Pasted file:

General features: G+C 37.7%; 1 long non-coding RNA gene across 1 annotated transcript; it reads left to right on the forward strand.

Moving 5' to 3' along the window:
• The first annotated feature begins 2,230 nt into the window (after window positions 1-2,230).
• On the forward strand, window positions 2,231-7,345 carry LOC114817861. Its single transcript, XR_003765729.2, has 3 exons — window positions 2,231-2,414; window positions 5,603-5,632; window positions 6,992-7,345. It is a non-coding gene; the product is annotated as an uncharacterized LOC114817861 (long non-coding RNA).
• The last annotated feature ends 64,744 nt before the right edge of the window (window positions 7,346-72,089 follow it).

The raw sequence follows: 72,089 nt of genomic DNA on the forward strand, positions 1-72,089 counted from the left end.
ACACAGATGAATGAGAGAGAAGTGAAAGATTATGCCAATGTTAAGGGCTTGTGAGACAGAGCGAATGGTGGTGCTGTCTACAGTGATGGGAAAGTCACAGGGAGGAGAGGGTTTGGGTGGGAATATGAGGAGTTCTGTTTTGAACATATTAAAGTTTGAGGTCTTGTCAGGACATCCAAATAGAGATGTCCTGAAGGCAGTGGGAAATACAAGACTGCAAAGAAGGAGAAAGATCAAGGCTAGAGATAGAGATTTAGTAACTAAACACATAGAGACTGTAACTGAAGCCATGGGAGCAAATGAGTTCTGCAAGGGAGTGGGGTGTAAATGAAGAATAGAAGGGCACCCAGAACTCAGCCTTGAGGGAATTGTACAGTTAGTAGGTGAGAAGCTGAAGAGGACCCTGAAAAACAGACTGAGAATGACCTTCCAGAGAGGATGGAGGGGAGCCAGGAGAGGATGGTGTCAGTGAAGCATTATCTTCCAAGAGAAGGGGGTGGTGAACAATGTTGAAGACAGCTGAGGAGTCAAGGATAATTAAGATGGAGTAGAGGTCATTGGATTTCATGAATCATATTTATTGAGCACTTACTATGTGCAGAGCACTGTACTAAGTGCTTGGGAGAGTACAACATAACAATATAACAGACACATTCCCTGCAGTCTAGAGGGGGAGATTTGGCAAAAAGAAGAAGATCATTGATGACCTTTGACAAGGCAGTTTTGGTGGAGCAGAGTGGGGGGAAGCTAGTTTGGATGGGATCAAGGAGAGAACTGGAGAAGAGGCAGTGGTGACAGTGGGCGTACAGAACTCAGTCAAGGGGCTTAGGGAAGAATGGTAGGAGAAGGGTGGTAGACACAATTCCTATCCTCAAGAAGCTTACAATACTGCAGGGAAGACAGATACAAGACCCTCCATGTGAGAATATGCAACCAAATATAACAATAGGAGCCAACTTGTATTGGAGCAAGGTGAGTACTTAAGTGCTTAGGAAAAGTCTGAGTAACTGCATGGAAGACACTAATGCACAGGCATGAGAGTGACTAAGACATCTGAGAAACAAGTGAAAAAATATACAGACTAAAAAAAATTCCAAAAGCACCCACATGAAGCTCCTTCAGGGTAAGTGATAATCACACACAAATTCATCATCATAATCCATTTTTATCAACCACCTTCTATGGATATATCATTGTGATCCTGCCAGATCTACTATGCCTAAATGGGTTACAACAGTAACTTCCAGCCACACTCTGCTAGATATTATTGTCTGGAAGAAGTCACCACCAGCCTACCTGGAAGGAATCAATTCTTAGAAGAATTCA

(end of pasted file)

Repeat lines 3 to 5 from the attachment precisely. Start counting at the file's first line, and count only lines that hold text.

• The first annotated feature begins 2,230 nt into the window (after window positions 1-2,230).
• On the forward strand, window positions 2,231-7,345 carry LOC114817861. Its single transcript, XR_003765729.2, has 3 exons — window positions 2,231-2,414; window positions 5,603-5,632; window positions 6,992-7,345. It is a non-coding gene; the product is annotated as an uncharacterized LOC114817861 (long non-coding RNA).
• The last annotated feature ends 64,744 nt before the right edge of the window (window positions 7,346-72,089 follow it).